Toyota Camry Hybrid review, test drive
14th Aug 2013 1:44 pm
We test drive the new Toyota Camry Hybrid and provide our first impressions of the new luxury saloon.
Toyota is all set to launch its second hybrid car in India, the all new Camry Hybrid. Unlike the Prius however, this one has a lot to offer Indian car buyers. An ideal combination between a hybrid and a spacious entry luxury saloon, the new Toyota Camry Hybrid brings customers the best of both worlds.
But what exactly is the Camry hybrid? On the outside, the Camry Hybrid comes with a few exterior changes to distinguish it from the regular Camry. It gets a completely different bumper with a wider air dam and restyled fog lamps with chrome inserts. Lower profile Yokohama dB-series tyres wrapped around larger, 17-inch wheels and there are proliferations of blue badges to help identify it as a hybrid.
The real change, however, is under the skin. Toyota’s 2AR FXE DOHC VVT-I 2.5-litre petrol unit is there (albeit slightly tweaked to accomodate the electric motor), just as on the standard Camry, but assisting it here is Toyota’s electric drive unit that is all but identical to the one found under the hood of the Prius. The electric motor however, is slightly more powerful. The total output for the hybrid system is 202bhp – 158bhp from the petrol engine and 44bhp from the electric motor. The hybrid system’s battery is nickel metal hydride and not lithium-ion, while the battery’s capacity stands at 6.5amp/hr. The battery pack itself sits behind the back seat.
There are changes to the cabin too, as Toyota smartly has focused on providing plenty of features to rear seat occupants. You get three-zone climate control (driver, front passenger, and rear passengers), cooled front seats, cruise control, and powered rear seats that recline by up to eight degrees. The rear armrest houses the controls for the recline functions and climate control for the rear. There’s a sunblind for the rear windscreen that is powered as well. And you get manual side blinds too.
A nifty feature that Toyota has incorporated is the ability to flip the front passenger seat’s headrest forward to give rear passengers a better view of the road ahead. As with the regular Camry, there’s also a button on the side of the electrically adjustable front passenger seat, allowing you to push it forward from the rear seat.
So what’s it like to drive? Well, there are three driving modes to choose from – EV, Eco and Normal. In EV mode, you drive on the electric motor alone, and you’re restricted to 40kph. Throttle responses are smooth in this mode and it’s best for driving in traffic.
Then there’s Eco mode. Here, the electric motor works well with the petrol engine and there’s enough power and torque on offer to make driving effortless, especially at the bottom end. The new hybrid system integrates smoothly and feels evolved, improved and more refined. This is especially true when transitioning between various modes. The performance is quite nippy, but the moment you accelerate harder, the car takes a bit of time to get going. This is due to the e-CVT (electronic continuously variable transmission) unit it is mated to, which takes a bit of time to catch up and waits for the revs to build up. That said, the rubber-band effect usually associated with this kind of gearbox isn’t as pronounced as with other CVTs.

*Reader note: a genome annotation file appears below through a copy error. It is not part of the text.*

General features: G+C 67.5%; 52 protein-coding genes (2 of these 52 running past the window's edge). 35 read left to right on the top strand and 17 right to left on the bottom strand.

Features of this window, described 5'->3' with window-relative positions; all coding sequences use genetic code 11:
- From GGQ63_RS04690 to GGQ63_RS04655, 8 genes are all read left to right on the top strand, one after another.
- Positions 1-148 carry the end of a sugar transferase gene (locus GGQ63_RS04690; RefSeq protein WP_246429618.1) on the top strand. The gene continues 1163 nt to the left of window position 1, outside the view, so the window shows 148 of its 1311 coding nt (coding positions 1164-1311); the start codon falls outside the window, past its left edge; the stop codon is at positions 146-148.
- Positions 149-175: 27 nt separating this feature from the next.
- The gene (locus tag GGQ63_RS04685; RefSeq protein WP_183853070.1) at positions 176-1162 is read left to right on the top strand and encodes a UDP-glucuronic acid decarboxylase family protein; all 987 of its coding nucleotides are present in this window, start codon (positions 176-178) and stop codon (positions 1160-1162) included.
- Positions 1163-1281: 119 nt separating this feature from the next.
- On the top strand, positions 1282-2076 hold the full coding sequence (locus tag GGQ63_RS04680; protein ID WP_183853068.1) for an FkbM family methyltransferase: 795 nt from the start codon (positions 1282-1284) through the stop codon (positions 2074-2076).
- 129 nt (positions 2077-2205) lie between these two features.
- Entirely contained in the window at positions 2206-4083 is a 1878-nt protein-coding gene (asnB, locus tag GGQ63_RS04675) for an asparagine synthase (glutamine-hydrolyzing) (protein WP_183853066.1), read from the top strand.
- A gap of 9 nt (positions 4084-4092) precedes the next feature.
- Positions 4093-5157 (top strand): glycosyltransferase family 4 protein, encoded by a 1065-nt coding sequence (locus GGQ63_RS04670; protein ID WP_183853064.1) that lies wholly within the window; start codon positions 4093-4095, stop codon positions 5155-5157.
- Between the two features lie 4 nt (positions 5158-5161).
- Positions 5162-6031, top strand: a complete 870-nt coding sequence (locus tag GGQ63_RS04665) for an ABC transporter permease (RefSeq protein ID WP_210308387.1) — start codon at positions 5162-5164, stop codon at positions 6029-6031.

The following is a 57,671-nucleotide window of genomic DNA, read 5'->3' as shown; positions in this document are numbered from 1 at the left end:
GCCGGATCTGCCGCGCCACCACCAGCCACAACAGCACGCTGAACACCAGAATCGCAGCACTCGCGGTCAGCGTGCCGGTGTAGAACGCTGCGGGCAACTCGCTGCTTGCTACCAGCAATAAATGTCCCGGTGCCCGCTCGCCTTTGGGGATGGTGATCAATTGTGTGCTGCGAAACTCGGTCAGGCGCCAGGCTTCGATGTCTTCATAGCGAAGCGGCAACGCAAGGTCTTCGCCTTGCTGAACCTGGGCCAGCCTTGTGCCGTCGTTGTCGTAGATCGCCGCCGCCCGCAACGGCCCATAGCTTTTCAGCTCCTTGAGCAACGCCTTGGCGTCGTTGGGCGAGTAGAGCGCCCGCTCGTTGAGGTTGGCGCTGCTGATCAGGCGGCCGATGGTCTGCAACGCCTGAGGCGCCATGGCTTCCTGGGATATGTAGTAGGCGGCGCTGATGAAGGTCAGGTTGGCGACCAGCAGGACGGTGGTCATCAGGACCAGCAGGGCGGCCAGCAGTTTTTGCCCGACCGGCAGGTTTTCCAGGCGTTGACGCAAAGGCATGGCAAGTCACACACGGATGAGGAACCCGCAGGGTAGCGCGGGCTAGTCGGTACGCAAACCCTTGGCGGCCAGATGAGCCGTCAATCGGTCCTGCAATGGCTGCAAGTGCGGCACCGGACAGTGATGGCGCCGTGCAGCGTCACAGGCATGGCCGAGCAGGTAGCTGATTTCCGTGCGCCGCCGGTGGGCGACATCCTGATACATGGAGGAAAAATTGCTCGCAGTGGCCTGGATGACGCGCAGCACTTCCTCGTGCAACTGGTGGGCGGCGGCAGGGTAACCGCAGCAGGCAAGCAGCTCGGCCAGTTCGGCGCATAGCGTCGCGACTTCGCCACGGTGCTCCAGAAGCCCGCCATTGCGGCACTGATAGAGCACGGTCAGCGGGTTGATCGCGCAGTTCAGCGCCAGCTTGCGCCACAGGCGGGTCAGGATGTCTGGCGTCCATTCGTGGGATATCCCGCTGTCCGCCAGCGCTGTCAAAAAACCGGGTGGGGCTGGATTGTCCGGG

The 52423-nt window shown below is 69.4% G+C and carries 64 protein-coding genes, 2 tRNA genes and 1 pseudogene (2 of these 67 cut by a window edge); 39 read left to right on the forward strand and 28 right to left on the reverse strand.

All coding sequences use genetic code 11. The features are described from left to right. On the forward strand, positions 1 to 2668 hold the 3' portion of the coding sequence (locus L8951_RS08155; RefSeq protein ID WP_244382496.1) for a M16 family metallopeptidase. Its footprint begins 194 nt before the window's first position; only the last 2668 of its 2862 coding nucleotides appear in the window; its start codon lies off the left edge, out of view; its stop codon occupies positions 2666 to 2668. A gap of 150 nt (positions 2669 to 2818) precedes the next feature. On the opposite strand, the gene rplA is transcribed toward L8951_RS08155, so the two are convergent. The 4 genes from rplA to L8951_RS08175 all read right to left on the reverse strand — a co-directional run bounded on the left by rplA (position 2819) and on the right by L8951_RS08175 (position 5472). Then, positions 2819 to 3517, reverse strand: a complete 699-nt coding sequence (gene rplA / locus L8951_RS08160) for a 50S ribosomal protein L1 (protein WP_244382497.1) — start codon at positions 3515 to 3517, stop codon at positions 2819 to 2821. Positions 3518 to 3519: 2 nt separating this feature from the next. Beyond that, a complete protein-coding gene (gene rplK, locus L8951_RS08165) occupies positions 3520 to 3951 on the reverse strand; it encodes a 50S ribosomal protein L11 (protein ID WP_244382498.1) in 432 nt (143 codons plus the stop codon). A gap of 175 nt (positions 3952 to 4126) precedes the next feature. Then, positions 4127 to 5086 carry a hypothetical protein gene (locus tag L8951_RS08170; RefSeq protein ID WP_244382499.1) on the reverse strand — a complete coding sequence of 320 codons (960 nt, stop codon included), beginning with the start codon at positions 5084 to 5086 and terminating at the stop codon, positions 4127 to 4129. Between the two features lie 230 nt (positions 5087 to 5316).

The third mode, Normal, essentially deactivates Eco mode. The car is a lot more fun to drive in this mode as performance improves dramatically. Toyota’s petrol motor has always been torquey and quick to get off the mark. Here, with the electric motor assisting it, it’s even better. Hit the gas pedal, or in this case a combination of throttle butterfly and an electric switch, and you are instantly greeted with a lot of enthusiasm. You get an instant shove in the back, that keeps getting stronger for a few seconds and the Camry moves forward with plenty of energy and enthusiasm. Remember, we are talking about a car that is being pushed forward by a combined drive power of 200 plus bhp. In fact, the Camry gathers pace so fast, you can easily touch 180kph without the motor breaking into a sweat.
Also impressive is the ride quality on the Camry Hybrid, and that’s despite the extra weight it is carrying. It is comfortable and pliant, soaking up road undulations reasonably well and because the heavy batteries sit behind the rear passenger seat, there isn’t too much bobbing or pitching either. The impact of deeper bumps is felt though and the suspension does thud over larger obstacles.
Unlike the Prius, this car also enjoys being driven in a spirited manner. The steering is impressively direct and the Camry Hybrid holds on gamely in corners, even as you pile on the power. Brake feel isn’t the best, though. Under hard braking, you can sense the regenerative brakes working away and the brakes feel a bit spongy. But the brake feel has been improved over the years in hybrid Toyotas, and in the Camry, it’s definitely a step up over the Prius.
That said, the long wheelbase and ground clearance (identical to the normal Camry at 160mm) could be an issue on bigger bumps if the car is full, since the suspension setup is on the soft side.
In terms of efficiency, Toyota claims that the Camry Hybrid’s ARAI-certified rating is somewhere in the region of 19kpl, which is quite impressive for a car of this size. We expect real-world efficiency to be in the region of 12-13kpl.
So, does the new Camry Hybrid deserve a closer look? Absolutely. While hybrids haven’t done well in India so far, this new Toyota has the potential to change all that. The Toyota Camry Hybrid costs Rs 29.75 lakh (ex-showroom, Delhi), and is a luxurious hybrid saloon that’s comfortable, well equipped, and really nice to drive. The new Camry Hybrid could actually be the start of something big.